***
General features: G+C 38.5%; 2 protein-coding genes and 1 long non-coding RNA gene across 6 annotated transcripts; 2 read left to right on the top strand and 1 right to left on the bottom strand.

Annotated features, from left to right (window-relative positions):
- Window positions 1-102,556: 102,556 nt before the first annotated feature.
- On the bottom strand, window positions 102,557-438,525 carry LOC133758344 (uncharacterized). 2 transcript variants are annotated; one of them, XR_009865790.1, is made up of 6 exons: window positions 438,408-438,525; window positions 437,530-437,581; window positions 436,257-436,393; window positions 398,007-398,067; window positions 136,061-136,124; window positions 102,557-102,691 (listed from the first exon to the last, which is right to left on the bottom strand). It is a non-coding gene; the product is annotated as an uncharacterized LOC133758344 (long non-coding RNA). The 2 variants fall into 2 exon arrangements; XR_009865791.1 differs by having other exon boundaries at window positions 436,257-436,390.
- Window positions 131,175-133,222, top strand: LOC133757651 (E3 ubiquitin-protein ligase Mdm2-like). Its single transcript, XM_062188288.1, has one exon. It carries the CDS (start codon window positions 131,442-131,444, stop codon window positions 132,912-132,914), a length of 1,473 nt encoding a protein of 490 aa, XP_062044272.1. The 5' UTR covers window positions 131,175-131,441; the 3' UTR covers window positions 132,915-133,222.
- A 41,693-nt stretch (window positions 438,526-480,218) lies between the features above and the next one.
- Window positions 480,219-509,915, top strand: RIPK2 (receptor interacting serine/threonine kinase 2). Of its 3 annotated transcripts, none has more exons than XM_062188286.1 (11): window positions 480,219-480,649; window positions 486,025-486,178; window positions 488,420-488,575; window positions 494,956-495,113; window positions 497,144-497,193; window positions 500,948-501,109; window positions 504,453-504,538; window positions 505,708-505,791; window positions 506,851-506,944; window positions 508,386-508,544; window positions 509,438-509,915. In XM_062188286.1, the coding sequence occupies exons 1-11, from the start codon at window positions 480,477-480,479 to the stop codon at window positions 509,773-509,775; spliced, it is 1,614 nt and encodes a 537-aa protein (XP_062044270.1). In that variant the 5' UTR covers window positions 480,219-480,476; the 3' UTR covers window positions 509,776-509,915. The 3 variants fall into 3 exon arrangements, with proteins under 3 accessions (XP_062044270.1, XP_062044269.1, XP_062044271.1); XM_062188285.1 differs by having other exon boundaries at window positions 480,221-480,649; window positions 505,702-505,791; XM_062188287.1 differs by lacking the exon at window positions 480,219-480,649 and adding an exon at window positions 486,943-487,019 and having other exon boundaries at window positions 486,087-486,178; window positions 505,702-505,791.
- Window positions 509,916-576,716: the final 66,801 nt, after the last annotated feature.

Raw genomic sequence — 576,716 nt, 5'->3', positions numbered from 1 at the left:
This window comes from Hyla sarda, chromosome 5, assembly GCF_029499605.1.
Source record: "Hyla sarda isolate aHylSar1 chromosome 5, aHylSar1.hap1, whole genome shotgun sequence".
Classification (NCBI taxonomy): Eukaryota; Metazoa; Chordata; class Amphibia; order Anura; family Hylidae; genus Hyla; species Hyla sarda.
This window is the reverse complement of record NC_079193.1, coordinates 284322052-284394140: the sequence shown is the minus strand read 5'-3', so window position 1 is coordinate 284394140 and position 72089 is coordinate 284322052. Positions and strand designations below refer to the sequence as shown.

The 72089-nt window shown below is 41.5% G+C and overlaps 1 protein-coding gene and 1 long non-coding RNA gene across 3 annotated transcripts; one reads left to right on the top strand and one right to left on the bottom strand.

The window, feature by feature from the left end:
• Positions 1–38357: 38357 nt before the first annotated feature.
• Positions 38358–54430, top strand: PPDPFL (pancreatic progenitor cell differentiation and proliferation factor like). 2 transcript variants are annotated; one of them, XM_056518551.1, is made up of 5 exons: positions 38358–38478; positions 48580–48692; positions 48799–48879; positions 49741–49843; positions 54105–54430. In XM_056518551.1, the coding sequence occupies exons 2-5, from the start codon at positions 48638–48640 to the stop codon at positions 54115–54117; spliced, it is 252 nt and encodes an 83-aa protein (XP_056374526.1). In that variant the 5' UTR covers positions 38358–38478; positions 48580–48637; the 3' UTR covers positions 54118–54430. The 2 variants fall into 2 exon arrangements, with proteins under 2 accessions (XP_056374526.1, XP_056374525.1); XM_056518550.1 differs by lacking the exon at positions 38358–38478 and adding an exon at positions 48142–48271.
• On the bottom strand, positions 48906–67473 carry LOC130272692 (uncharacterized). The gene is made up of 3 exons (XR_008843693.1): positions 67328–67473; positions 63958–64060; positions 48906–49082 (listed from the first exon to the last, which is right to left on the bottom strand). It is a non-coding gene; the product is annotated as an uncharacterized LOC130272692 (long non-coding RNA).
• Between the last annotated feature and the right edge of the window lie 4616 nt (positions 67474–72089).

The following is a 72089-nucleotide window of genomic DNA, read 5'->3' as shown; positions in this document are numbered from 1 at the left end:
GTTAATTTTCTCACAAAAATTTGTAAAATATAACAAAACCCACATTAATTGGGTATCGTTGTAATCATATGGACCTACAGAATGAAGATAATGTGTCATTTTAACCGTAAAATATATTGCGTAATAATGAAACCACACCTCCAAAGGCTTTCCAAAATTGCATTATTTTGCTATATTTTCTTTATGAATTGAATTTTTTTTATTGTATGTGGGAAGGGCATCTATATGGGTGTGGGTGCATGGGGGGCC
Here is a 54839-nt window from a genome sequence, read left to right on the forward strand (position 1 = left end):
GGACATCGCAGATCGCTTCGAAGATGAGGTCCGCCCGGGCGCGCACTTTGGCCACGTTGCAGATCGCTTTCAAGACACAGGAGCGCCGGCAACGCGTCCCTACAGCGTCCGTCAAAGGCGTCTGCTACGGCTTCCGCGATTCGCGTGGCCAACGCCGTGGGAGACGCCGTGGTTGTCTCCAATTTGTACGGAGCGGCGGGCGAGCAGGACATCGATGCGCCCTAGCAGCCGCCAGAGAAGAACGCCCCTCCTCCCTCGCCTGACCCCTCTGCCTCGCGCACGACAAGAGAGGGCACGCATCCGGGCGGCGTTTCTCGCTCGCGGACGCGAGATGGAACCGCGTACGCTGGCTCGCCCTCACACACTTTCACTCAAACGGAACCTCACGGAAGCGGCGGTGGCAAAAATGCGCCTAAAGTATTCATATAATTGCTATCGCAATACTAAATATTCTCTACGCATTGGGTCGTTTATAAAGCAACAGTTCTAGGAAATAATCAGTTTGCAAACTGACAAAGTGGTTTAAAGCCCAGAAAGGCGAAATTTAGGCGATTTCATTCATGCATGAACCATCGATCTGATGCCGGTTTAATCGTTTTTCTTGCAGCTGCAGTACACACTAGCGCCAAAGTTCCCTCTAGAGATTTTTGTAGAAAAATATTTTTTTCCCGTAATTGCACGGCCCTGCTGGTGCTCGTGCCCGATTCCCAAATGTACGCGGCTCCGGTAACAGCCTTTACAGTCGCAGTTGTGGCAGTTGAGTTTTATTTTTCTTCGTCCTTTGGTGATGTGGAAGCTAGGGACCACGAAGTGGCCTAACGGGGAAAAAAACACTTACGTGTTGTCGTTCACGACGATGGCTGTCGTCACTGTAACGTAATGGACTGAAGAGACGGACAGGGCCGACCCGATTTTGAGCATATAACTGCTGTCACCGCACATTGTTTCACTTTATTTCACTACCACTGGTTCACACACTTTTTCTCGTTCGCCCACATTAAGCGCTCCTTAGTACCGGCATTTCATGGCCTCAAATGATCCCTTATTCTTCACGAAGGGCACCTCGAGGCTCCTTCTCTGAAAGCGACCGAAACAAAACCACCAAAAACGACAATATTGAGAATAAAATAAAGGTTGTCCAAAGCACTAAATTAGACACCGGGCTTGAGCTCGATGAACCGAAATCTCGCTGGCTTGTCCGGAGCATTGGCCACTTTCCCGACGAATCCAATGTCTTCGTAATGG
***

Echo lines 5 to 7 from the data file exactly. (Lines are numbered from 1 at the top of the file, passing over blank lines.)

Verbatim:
- Window positions 131,175-133,222, top strand: LOC133757651 (E3 ubiquitin-protein ligase Mdm2-like). Its single transcript, XM_062188288.1, has one exon. It carries the CDS (start codon window positions 131,442-131,444, stop codon window positions 132,912-132,914), a length of 1,473 nt encoding a protein of 490 aa, XP_062044272.1. The 5' UTR covers window positions 131,175-131,441; the 3' UTR covers window positions 132,915-133,222.
- A 41,693-nt stretch (window positions 438,526-480,218) lies between the features above and the next one.
- Window positions 480,219-509,915, top strand: RIPK2 (receptor interacting serine/threonine kinase 2). Of its 3 annotated transcripts, none has more exons than XM_062188286.1 (11): window positions 480,219-480,649; window positions 486,025-486,178; window positions 488,420-488,575; window positions 494,956-495,113; window positions 497,144-497,193; window positions 500,948-501,109; window positions 504,453-504,538; window positions 505,708-505,791; window positions 506,851-506,944; window positions 508,386-508,544; window positions 509,438-509,915. In XM_062188286.1, the coding sequence occupies exons 1-11, from the start codon at window positions 480,477-480,479 to the stop codon at window positions 509,773-509,775; spliced, it is 1,614 nt and encodes a 537-aa protein (XP_062044270.1). In that variant the 5' UTR covers window positions 480,219-480,476; the 3' UTR covers window positions 509,776-509,915. The 3 variants fall into 3 exon arrangements, with proteins under 3 accessions (XP_062044270.1, XP_062044269.1, XP_062044271.1); XM_062188285.1 differs by having other exon boundaries at window positions 480,221-480,649; window positions 505,702-505,791; XM_062188287.1 differs by lacking the exon at window positions 480,219-480,649 and adding an exon at window positions 486,943-487,019 and having other exon boundaries at window positions 486,087-486,178; window positions 505,702-505,791.